The Secret to Great Consulting: Empathy


What makes a great consultant? The first traits that likely come to mind are: expertise, strong communication, and being a team player. While all those traits are important, a primary pillar of best consulting practices, is empathy. However, empathy is nowhere to be found on the most popular lists of what makes a good consultant—so how does empathy turn a good consultant into a great one? Let’s dive in.

The job of a consultant is to provide expert opinions and analysis on a project, as well as provide strategies and solutions to mitigate potential issues. To provide valuable solutions, consultants must first understand what is being asked of them. Once they gain an understanding of the project, then empathy becomes a paramount characteristic in being a great consultant. When consultants want to understand something, they are asking about the ‘what’ of the project. When consultants empathize with clients, they discover the ‘why’ behind the project. Although empathy should exist in all workplaces, it is especially imperative for consultants because they must interpret the feelings of the customers as well as what is driving their clients. After all, if you do not understand the driving forces behind the needs of the customer and decisions of the client, how can you effectively showcase the value of their product or service? Actively practicing empathy in the consulting realm (and the general workplace) is not solely for team member morale. Empathy has positive, measurable effects in business as a whole.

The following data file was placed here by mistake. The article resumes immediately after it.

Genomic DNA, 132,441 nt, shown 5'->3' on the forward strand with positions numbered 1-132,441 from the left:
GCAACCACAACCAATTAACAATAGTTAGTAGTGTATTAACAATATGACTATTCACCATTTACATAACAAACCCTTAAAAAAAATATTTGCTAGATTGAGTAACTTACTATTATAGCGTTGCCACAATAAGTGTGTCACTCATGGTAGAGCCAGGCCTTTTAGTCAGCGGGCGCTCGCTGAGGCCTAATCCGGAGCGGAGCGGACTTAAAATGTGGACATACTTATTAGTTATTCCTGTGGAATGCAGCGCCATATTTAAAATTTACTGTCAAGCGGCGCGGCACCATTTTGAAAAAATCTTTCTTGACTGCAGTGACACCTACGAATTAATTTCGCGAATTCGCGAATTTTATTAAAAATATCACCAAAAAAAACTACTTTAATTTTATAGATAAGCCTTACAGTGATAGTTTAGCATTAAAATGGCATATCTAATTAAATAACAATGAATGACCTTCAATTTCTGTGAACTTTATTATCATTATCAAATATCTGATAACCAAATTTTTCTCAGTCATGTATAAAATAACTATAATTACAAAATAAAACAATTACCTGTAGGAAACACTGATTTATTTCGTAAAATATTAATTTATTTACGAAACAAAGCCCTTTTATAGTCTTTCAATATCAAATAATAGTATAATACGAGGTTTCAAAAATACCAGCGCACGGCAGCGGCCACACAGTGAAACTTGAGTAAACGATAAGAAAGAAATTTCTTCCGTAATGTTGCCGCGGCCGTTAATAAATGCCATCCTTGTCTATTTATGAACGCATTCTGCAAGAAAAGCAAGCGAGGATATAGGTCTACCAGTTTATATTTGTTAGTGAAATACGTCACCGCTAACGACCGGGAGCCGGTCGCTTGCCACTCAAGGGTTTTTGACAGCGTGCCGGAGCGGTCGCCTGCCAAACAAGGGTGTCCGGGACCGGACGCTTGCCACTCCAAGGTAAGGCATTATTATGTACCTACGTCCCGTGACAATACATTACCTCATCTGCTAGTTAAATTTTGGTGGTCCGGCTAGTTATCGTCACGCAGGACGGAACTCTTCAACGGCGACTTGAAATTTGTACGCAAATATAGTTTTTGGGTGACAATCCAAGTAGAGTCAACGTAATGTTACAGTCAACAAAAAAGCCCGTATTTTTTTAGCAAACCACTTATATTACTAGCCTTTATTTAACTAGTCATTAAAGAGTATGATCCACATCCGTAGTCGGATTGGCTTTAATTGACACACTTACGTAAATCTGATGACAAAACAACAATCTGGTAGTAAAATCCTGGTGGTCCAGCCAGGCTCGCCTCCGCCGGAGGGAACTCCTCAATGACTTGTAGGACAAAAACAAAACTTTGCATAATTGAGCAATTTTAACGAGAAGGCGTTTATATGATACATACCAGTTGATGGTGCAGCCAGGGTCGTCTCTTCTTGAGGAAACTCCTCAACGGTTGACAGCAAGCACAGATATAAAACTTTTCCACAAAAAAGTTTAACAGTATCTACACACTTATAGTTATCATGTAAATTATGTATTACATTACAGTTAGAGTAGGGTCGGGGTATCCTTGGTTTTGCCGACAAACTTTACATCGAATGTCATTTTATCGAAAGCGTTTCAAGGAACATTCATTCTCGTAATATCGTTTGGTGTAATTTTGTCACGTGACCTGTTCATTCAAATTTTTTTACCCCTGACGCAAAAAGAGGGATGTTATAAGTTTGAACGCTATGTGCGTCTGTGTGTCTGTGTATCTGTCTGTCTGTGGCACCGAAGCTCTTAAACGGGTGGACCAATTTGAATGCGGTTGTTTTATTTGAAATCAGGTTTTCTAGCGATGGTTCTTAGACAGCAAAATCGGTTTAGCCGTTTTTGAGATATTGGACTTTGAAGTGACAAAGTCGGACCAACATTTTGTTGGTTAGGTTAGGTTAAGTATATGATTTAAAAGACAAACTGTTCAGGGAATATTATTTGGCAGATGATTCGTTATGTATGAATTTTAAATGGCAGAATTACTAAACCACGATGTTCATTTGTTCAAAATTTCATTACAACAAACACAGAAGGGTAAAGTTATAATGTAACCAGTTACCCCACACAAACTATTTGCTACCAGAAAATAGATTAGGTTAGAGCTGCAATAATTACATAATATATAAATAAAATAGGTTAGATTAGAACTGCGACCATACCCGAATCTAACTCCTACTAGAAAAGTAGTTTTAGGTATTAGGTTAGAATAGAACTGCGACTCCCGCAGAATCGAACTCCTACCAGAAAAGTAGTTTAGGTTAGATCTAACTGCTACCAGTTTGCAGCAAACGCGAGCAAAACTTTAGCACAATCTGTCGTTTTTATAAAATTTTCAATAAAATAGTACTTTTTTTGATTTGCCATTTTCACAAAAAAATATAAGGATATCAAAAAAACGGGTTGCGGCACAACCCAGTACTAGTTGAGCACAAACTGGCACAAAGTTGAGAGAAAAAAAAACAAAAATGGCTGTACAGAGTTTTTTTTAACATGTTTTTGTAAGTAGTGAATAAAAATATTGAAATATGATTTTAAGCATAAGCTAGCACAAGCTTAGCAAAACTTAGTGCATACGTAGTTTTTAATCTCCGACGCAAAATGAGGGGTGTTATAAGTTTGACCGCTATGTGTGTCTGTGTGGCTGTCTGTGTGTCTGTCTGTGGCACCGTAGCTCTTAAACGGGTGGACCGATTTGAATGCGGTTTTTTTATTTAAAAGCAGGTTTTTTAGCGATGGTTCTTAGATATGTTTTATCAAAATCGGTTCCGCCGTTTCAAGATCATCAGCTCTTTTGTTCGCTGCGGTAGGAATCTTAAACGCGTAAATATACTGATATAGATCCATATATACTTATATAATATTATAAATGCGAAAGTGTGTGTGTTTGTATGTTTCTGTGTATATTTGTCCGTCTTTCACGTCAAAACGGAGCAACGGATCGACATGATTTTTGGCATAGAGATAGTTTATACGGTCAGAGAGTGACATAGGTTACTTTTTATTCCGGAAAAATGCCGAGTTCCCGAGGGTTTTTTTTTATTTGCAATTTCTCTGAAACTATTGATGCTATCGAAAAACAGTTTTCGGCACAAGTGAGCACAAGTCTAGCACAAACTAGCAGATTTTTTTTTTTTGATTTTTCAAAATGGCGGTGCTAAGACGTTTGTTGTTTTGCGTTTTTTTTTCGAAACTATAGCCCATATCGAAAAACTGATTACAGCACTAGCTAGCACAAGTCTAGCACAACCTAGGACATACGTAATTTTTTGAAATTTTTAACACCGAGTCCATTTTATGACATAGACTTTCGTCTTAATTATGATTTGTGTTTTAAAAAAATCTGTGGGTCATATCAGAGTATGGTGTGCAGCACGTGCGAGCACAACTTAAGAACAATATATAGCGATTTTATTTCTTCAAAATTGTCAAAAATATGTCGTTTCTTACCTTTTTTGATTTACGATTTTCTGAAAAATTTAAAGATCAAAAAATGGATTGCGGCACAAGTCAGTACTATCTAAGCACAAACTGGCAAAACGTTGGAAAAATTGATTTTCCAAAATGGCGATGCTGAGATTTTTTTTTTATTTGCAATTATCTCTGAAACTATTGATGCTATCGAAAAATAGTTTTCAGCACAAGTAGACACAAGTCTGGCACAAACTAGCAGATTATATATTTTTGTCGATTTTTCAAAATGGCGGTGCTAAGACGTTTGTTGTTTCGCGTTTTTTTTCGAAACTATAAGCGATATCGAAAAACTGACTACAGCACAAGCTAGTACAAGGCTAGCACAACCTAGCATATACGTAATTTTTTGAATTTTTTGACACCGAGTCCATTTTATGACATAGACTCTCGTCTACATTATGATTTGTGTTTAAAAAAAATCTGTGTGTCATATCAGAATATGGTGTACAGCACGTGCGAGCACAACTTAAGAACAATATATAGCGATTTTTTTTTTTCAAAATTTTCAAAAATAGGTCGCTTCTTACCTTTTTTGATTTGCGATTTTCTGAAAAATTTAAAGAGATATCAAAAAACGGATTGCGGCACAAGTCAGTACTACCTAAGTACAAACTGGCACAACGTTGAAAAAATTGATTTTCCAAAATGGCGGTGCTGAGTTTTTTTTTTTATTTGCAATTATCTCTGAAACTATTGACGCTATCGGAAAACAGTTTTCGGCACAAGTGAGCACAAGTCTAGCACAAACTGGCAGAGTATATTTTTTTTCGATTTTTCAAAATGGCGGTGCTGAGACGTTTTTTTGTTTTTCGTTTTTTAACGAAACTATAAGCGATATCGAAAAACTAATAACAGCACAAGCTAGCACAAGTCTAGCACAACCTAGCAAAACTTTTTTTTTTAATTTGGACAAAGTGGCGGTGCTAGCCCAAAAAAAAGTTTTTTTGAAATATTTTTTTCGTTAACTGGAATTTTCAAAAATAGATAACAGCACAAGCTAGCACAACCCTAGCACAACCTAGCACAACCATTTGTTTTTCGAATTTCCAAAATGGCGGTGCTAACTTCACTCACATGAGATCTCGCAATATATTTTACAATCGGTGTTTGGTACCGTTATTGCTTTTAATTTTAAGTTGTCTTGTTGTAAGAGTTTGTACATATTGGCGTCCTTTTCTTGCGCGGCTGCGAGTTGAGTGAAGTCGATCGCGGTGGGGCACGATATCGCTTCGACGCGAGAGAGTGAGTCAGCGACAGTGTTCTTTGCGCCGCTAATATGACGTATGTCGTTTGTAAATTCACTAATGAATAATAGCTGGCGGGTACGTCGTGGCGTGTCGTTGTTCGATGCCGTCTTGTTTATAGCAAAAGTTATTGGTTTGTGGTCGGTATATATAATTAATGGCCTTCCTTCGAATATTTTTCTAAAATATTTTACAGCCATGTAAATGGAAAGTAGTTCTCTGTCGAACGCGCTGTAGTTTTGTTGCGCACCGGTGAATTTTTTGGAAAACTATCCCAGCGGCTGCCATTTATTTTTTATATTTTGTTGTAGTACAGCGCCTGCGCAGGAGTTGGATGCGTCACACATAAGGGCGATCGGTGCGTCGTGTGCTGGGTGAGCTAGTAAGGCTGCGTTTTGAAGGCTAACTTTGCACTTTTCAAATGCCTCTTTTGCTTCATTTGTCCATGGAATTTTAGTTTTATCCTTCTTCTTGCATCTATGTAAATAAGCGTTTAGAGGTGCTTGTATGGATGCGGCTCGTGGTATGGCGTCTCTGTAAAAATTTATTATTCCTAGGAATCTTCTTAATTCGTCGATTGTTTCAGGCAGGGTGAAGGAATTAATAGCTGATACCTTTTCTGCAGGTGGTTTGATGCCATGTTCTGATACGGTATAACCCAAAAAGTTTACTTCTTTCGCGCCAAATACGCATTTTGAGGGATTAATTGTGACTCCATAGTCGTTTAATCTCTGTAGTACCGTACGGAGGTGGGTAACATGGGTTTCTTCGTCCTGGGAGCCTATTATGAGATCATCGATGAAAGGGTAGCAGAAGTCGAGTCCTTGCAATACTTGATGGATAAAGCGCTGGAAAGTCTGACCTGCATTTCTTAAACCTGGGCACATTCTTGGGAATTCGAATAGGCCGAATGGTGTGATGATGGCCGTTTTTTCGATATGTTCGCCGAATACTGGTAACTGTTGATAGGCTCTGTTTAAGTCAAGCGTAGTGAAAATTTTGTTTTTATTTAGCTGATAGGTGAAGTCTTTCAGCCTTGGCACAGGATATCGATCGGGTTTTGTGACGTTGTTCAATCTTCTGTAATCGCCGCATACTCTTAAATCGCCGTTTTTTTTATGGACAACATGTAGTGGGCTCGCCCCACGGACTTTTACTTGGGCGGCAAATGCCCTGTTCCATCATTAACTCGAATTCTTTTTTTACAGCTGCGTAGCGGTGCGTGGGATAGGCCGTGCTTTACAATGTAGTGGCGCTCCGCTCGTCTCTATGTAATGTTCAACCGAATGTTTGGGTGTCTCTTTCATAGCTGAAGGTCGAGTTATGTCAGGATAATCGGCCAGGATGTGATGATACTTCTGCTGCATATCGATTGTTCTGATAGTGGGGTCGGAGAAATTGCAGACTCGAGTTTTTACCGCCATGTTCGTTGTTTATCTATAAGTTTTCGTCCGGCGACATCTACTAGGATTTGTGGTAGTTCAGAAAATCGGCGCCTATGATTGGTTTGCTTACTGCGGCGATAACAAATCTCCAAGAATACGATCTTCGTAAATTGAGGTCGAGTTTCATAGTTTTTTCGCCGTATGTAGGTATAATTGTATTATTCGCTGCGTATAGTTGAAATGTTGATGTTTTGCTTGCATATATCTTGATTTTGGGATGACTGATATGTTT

Empathy does not only boost motivation and efficiency. A 2018 study by Businessolver also found that 87% of CEOs agree that empathy can boost an organization’s financial performance. Unfortunately, the same study reports that 90% of respondents feel that empathy is undervalued in business. Traditionally, it makes sense for companies to seek out the best talent, but the soft skills continue to reign supreme. For example, Project Aristotle, a study released by Google in 2017, found that the most unique ideas came from the B-Teams whose skills revolved around: equality, generosity, curiosity and empathy. Although the B-Teams did not have the most skilled team members on paper, their character propelled them to the top of the list in this study.

Empathy turns function into action. Consultants who only focus on the function of a product and do not dive deeper into the history and passion behind the product will not deliver substantial value. When consultants take the time and effort to discover how and why a product or service came to be, they can effectively work alongside the client to provide value, instead of just working for a client. At PhoenixTeam, we work with our clients, not simply for them. We are dedicated in our search for empathy-driven value, and to bring back joy to technology development.